more than spare the money to keep Sam's home maintained; Al wanted to
keep everything as close as he could to how Sam left it. Beth had just
listened to Al's concerns and readily agreed, knowing how much Sam and Al
meant to each other and knowing how important it was to Al to invest every
hope in Sam's eventual return.
  Beth and Donna, on the other hand, had never been especially close.
Their areas of expertise were so vastly different that they rarely worked
together and, in spite of any similarities the woman's situation had with
Beth's past, she always seemed more comfortable with Al. And, because Beth
had already been through what Donna had been experiencing, she could
easily understand (and accept) the woman's desire to be near anyone who had
contact with her husband.
  Beth turned the extra key Al owned and entered the house slowly,
letting the screen door swing shut after her. She left the front door to
stand open and advanced inside. It was painfully silent and Beth went
back into the kitchen and turned on the radio, releasing a breath she
didn't even realize she'd been holding as she did so. Tension from her
conversation with Al still vibrated around her - the uneasiness with
which he'd spoken to her, the way he refused to meet her eyes while they
spoke... All of it was decidedly uncharacteristic.
  Then again, it was an uncharacteristic time. She was probably just
reading too much into it.
  The oldies music filtered through the small room and Beth absently
washed the few dishes resting in the sink, more to give herself something
to do than anything else. She went from room to room throughout the house
like that, straightening a stack of papers in the study, putting away a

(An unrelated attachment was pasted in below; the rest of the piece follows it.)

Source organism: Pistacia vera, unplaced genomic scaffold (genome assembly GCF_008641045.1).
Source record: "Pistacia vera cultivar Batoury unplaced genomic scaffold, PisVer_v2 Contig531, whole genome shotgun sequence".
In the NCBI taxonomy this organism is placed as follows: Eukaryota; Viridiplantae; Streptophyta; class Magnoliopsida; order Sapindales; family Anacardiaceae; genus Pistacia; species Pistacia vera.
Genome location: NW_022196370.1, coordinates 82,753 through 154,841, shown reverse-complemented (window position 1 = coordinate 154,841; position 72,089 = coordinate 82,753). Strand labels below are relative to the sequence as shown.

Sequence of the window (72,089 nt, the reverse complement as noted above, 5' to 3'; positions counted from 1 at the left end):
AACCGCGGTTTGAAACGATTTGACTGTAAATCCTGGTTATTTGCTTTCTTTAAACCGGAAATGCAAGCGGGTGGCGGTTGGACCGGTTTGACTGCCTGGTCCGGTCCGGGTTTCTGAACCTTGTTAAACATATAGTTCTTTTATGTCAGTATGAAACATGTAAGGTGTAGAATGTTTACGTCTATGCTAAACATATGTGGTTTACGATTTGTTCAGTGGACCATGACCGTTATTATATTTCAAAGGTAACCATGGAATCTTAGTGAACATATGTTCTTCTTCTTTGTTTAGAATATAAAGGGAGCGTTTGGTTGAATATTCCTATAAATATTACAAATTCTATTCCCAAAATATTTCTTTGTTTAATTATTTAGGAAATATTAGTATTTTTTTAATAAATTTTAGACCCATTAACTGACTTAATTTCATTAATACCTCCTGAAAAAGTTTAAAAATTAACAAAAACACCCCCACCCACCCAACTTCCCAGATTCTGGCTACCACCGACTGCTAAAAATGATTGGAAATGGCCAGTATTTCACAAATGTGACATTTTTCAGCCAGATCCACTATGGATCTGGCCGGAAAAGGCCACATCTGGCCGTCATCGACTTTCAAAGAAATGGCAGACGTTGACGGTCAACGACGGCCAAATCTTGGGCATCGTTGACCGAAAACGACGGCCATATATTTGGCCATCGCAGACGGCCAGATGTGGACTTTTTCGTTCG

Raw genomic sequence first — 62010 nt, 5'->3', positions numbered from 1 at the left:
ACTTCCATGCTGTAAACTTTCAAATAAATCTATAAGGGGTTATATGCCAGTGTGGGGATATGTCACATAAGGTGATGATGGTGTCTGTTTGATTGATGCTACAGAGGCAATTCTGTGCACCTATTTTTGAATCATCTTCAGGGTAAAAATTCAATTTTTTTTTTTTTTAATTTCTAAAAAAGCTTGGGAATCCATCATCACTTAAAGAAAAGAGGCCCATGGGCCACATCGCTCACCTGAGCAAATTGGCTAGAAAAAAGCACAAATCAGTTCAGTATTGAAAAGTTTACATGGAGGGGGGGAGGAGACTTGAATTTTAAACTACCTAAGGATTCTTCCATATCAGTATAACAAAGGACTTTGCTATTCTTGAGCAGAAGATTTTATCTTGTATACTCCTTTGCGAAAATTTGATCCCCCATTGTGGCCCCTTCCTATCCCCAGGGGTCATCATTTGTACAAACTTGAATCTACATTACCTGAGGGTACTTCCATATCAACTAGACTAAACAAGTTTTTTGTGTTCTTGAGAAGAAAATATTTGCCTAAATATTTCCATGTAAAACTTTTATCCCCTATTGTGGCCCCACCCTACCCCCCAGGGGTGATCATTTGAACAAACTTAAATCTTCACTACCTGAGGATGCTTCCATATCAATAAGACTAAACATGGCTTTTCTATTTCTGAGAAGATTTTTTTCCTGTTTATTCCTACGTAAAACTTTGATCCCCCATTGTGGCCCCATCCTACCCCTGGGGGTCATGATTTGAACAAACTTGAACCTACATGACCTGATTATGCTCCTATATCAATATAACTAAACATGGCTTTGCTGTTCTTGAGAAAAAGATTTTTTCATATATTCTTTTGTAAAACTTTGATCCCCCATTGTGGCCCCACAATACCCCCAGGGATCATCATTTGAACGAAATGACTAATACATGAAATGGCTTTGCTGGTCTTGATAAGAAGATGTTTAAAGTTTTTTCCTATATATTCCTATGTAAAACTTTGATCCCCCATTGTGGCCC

book in the den, wondering what exactly she was looking for. By the time
she got to the bedroom, she was starting to feel frustrated and
disheartened. She was finally ready to give up.
  But when she entered the room, the thin mattress on the floor beside
the bed gave her pause. She'd be lying to herself if she said she was
fond of the fact that Al slept there at least once every couple of weeks
in an attempt to soothe Donna's fears and loneliness, but she certainly
could understand it. With a small sigh, she rolled up the makeshift bed
and stood it up in the closet, and then she began to realize why she'd
  Beth was looking for grief, puzzled at her own inability to feel any.
She felt the anguish of Al's position more keenly than any sorrow of her
own and there was a small voice inside her that told her it was wrong.
  But as the first feelings of any constant in a world of inconsistencies
began to envelop her, Beth was suddenly aware of a mental twinge. "It"
was like a fuzzy blur on the edge of her vision which vanished when she
turned to look at it. Something was definitely wrong.
  The question was: what?

January, 1989
Cleveland, OH

  He was whistling. The tune faltered and then died as the passing of the
torch was completed and the last essence of the host slid from Sam
Beckett's body.
  He unpursed his lips and bit his bottom lip instead as a sudden, sharp
pain registered.
  "Shouldn't you flip that? It's gonna burn," advised a voice to Sam's